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We’ve compiled a list of the most frequently asked engineering plastics questions to help you find answers fast. Not seeing the information you need? Connect with the Teknor Apex team.
Melting temperature and re-crystallization rate are the two key differences between PA 66 and PA 6. PA 66 has a melting temperature of 262℃ compared to 220℃ for PA 6. As for re-crystallization, PA 66 “freezes” much faster than PA 6, making PA 66 ideal for fast cycle times in injection molding.
PA 66 and PA 6 behave similarly in terms of chemical resistance, mechanical properties, and moisture uptake.
Most plastics suppliers, especially the large resin producers, push a standard list of materials and offer minimal support to molders who experience processing or performance issues with these standard grades. Often part, tooling, processing, and performance issues can be addressed with an optimized material solution, which can result in significant cost savings by improving manufacturing efficiencies or avoiding expensive tooling or equipment modifications.
PA 6 is the most common alternative to PA 66, particularly when the application has a low end-use temperature. Other common alternatives include polyesters such as PBT and PET, as well as polypropylene (PP) in certain applications.
All polyamides (nylons) absorb moisture, but the amount and rate of moisture absorption varies by type. Moisture affects polyamides in two ways:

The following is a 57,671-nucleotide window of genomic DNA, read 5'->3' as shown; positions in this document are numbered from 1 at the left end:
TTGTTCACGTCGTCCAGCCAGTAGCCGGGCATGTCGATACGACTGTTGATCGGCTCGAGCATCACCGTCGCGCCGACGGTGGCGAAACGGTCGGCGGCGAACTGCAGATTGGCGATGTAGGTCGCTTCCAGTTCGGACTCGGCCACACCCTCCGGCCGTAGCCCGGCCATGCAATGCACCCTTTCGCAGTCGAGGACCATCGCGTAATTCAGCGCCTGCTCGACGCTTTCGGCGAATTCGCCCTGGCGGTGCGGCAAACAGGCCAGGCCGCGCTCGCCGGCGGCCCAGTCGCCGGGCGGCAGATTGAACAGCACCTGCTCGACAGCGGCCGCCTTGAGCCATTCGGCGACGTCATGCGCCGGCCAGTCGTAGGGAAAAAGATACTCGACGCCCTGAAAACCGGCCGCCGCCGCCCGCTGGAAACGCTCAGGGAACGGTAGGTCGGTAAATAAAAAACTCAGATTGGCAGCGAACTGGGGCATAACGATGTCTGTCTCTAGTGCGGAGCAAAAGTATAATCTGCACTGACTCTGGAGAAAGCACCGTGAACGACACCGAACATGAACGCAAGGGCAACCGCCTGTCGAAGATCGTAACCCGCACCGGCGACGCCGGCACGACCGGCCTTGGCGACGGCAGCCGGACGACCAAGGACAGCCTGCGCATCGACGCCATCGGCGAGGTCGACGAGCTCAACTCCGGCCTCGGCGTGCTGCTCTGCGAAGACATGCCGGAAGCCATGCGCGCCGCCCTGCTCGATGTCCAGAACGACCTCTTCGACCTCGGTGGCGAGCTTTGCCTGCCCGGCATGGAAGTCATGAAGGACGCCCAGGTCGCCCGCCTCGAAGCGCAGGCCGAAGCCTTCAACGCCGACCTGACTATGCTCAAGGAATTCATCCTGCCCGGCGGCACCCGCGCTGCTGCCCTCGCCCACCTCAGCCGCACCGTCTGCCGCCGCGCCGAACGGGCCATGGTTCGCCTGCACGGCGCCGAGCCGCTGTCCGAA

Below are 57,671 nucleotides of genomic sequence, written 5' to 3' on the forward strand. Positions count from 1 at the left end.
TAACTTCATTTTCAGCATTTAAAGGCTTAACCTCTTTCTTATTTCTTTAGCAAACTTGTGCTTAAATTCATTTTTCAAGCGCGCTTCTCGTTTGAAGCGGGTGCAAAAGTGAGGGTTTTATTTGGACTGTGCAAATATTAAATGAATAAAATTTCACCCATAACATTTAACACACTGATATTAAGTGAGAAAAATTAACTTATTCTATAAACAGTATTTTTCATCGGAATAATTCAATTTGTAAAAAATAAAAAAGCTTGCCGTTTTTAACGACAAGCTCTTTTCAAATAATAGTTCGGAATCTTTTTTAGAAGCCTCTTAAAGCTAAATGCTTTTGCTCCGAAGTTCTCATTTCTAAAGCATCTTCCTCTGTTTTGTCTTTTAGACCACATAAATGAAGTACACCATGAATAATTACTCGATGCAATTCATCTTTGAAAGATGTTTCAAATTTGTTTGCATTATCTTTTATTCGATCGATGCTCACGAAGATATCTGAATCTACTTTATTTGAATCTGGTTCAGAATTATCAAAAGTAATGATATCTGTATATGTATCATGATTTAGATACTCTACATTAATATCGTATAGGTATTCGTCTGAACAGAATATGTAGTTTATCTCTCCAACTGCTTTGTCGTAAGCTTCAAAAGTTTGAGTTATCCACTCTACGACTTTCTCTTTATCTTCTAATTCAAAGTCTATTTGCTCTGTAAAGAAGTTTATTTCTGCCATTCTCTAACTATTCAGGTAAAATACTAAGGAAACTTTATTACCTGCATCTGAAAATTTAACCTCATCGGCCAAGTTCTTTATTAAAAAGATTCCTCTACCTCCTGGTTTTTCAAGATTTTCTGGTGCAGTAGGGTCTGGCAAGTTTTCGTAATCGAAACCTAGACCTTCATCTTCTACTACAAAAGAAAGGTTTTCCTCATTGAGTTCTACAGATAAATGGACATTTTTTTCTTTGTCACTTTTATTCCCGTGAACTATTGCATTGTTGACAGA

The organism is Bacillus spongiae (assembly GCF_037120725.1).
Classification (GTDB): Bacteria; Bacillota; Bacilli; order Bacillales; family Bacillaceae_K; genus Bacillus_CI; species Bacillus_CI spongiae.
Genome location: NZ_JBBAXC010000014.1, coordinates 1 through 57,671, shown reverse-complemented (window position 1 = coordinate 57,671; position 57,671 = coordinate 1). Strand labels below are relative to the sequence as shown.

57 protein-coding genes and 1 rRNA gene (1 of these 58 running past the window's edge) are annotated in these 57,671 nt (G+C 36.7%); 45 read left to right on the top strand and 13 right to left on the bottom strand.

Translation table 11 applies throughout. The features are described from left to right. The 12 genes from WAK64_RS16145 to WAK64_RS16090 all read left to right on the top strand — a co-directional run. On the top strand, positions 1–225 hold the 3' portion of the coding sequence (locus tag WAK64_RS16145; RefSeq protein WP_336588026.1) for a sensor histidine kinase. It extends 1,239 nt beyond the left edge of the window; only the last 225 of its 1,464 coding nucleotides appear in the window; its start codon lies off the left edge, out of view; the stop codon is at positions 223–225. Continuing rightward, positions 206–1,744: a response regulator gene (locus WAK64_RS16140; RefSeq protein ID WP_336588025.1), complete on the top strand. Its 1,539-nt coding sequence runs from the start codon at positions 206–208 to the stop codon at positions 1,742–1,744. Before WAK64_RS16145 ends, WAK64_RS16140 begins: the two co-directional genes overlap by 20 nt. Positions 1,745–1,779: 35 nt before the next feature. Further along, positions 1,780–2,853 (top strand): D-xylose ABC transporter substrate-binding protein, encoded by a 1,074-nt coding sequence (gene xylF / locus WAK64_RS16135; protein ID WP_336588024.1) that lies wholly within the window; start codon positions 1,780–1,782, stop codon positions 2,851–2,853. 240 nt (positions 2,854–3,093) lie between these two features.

A term coined in the 1970s, “super tough nylon” refers to Polyamide 66 (PA 66)-based compounds modified with rubbers and elastomers for increased impact resistance, toughness, and ductility. Additional benefits include lower specific gravity, reduced moisture absorption, and higher melt strength versus standard PA 66 resin.
Like most engineering thermoplastics, polyamides (nylons) are not inherently flame retardant. However, they can be optimized and formulated to meet many stringent flammability requirements.
Many polyamides (nylons) inherently possess very good hydrolysis resistance. In other cases, hydrolysis resistance can be much improved by specialty formulations; either by incorporating additives or by blending with polymers that are not sensitive to moisture.